Well, it is the end of February and the Super Bowl hangover in Minneapolis might finally be over. But that doesn’t mean there isn’t still time to analyze trademarks related to the Big Game. Much ado was made about the Eagles’ “Philly Special” trick play. When a catch phrase is born, it is often followed by trademark filings by opportunistic individuals or those teams, businesses, or celebrities associated with the mark in the first place. Typically these filings are for apparel items and other novelty items like we saw with the Minneapolis Miracle.
PHILLY SPECIAL is a little “special” in this case because, while there were filings by the Philadelphia Eagles and individuals (presumably, Eagles fans) from Texas to New Jersey to Florida for the mark for apparel and novelty items, the historic Yuengling brewery also filed for PHILLY SPECIAL for use in connection with beer. They even seemed to have a marketing strategy forming behind it and, well, Yuengling’s logo also incorporates an eagle. A natural fit. If you aren’t familiar with Yuengling, it’s a brewery based in Pottsville, Pennsylvania and the oldest operating brewery in the U.S. It also has a bit of a cult following throughout the East Coast – you know, where there are Patriots fans still reeling from a Super Bowl loss, Ravens fans, and most importantly that other NFL team in Pittsburgh and its Steeler Nation of fans.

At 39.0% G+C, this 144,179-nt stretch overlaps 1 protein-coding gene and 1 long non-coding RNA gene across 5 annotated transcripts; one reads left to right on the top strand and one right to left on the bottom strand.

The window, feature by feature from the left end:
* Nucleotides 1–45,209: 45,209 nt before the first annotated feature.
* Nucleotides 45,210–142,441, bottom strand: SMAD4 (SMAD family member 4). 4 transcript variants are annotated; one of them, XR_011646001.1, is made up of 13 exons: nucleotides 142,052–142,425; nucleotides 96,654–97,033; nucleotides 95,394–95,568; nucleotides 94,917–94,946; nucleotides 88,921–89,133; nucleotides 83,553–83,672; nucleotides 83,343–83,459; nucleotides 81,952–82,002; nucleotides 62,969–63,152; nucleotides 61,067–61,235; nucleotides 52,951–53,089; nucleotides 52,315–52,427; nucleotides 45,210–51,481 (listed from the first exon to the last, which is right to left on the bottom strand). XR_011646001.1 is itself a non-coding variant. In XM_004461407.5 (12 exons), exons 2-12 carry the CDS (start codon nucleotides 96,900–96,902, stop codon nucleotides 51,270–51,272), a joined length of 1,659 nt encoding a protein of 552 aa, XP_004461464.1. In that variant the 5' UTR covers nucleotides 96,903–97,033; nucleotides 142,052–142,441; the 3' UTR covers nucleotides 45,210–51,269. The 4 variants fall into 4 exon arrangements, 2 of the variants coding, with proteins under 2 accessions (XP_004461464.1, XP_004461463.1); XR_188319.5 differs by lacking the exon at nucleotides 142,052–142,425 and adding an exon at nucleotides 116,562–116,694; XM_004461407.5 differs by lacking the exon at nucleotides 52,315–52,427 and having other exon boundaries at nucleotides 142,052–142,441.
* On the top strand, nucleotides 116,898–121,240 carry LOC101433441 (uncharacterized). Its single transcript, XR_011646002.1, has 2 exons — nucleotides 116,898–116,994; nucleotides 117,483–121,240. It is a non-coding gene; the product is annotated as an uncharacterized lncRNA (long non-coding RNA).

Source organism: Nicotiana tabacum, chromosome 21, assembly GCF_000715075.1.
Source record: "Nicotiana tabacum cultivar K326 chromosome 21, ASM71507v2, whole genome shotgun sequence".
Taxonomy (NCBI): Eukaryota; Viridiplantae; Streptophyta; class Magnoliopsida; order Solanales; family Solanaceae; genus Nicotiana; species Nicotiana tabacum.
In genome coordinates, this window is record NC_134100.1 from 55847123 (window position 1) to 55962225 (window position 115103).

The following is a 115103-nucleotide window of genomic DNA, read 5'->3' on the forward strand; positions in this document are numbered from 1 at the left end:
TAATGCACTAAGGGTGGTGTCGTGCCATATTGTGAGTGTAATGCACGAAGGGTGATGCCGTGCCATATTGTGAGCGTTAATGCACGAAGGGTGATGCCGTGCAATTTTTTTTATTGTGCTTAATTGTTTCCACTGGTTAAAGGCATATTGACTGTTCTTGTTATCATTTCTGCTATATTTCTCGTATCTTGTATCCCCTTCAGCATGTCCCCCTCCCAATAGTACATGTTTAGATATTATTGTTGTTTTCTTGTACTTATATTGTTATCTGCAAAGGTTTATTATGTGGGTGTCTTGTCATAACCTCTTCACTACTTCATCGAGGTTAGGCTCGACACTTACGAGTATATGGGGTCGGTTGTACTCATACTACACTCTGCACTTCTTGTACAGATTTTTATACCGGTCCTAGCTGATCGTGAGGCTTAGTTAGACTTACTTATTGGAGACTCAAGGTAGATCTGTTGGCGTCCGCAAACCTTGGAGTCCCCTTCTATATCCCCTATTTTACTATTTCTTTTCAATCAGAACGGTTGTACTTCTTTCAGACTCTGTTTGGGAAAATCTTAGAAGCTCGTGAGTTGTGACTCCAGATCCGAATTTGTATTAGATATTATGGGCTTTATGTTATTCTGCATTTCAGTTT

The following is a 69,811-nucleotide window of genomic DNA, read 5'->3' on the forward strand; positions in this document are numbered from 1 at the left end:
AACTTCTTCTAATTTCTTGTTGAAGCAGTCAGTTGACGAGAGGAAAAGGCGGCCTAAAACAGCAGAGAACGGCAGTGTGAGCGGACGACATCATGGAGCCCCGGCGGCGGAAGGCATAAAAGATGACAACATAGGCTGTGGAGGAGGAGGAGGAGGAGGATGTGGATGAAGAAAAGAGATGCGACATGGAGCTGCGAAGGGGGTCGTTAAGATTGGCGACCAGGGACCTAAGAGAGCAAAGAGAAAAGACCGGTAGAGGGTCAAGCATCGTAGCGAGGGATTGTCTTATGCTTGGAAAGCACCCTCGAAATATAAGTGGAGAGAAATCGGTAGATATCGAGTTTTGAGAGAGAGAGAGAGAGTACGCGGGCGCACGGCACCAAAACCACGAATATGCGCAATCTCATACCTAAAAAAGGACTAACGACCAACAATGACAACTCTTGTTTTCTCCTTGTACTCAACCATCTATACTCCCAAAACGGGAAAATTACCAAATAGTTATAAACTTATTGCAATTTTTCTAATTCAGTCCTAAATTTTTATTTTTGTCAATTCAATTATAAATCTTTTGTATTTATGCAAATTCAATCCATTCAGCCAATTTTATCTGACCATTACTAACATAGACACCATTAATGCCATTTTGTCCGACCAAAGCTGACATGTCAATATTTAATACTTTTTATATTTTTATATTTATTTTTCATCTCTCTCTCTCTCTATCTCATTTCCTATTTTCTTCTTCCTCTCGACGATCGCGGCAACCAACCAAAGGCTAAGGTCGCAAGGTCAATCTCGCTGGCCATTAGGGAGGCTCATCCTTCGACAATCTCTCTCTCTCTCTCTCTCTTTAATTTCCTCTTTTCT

With such a wide range of loyal drinkers, this trademark filing associating such an iconic brand with a team seems like an errant throw. Yuengling expressly abandoned the application last week citing a desire to “allow the Eagles to have full, unfettered access to all rights and uses of the term ‘Philly Special.’” While it’s unclear whether the Eagles asked Yuengling to withdraw the application (although I would be willing to bet that they did), the audible was probably the right call.
Plus, given certain factions of the Eagles fan base, who wants to have a Philly Special hurled at them? That honor should only be reserved for Nick Foles with an actual football.